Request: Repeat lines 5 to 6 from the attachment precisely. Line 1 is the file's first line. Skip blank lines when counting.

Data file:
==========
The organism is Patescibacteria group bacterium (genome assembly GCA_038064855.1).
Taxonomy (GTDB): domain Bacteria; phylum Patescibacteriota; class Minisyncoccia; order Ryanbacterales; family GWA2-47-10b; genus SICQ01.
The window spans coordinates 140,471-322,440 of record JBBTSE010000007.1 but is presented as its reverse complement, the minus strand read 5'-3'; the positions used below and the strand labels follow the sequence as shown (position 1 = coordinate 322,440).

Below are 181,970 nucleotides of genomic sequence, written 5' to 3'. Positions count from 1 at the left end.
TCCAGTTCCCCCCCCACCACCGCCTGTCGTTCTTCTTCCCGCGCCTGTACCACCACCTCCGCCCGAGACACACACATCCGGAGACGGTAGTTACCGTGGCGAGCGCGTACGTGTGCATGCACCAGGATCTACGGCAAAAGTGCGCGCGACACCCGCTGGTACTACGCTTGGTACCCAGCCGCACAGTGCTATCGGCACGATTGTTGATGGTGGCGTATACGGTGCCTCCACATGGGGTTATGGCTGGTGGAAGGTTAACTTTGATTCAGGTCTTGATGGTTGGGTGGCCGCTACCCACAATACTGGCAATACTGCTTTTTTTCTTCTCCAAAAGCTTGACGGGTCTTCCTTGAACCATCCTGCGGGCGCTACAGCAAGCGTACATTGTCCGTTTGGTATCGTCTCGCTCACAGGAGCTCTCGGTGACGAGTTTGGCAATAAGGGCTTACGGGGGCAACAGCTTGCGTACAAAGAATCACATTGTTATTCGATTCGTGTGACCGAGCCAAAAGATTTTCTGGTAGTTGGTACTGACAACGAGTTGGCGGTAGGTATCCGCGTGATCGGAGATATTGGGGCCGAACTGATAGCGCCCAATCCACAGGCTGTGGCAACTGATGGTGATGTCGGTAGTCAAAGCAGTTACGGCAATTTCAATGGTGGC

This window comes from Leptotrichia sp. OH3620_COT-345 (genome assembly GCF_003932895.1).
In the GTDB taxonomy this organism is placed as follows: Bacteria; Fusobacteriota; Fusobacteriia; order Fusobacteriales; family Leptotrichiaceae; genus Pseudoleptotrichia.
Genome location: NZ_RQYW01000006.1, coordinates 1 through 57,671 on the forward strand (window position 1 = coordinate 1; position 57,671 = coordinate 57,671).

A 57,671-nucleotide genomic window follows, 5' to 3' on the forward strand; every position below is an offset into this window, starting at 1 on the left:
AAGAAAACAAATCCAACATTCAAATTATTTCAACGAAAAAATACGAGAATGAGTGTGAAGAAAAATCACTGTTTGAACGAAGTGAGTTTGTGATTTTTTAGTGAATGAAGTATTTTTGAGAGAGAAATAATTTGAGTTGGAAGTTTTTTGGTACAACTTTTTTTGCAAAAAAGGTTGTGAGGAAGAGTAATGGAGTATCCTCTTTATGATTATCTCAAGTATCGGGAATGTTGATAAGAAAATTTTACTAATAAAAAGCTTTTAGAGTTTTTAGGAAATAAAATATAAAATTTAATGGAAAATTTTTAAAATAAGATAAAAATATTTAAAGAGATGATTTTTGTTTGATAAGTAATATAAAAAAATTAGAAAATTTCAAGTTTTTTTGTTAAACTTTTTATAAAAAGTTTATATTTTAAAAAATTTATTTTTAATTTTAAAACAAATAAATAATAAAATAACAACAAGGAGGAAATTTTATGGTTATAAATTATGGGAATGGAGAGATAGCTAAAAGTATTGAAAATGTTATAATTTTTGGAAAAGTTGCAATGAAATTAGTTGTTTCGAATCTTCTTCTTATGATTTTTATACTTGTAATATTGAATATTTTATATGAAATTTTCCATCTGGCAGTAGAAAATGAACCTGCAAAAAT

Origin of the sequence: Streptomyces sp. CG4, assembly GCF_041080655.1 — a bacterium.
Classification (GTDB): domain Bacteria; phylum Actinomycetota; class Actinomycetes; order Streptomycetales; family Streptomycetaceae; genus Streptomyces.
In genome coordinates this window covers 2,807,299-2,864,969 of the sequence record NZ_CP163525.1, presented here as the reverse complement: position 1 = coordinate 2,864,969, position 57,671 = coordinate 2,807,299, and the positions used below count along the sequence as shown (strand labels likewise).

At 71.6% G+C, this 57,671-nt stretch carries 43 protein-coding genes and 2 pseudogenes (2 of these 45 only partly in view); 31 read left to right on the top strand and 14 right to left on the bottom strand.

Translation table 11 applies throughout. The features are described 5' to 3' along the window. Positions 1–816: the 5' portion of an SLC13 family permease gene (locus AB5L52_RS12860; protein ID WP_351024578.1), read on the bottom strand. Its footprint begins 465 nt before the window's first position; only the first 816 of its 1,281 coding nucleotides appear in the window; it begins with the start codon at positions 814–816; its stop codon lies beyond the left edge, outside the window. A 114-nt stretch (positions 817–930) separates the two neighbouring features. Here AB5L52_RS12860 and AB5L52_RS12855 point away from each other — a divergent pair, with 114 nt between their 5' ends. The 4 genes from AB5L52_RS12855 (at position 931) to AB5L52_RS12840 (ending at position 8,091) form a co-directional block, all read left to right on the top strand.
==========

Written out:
TCCAGTTCCCCCCCCACCACCGCCTGTCGTTCTTCTTCCCGCGCCTGTACCACCACCTCCGCCCGAGACACACACATCCGGAGACGGTAGTTACCGTGGCGAGCGCGTACGTGTGCATGCACCAGGATCTACGGCAAAAGTGCGCGCGACACCCGCTGGTACTACGCTTGGTACCCAGCCGCACAGTGCTATCGGCACGATTGTTGATGGTGGCGTATACGGTGCCTCCACATGGGGTTATGGCTGGTGGAAGGTTAACTTTGATTCAGGTCTTGATGGTTGGGTGGCCGCTACCCACAATACTGGCAATACTGCTTTTTTTCTTCTCCAAAAGCTTGACGGGTCTTCCTTGAACCATCCTGCGGGCGCTACAGCAAGCGTACATTGTCCGTTTGGTATCGTCTCGCTCACAGGAGCTCTCGGTGACGAGTTTGGCAATAAGGGCTTACGGGGGCAACAGCTTGCGTACAAAGAATCACATTGTTATTCGATTCGTGTGACCGAGCCAAAAGATTTTCTGGTAGTTGGTACTGACAACGAGTTGGCGGTAGGTATCCGCGTGATCGGAGATATTGGGGCCGAACTGATAGCGCCCAATCCACAGGCTGTGGCAACTGATGGTGATGTCGGTAGTCAAAGCAGTTACGGCAATTTCAATGGTGGC

This window comes from Leptotrichia sp. OH3620_COT-345 (genome assembly GCF_003932895.1).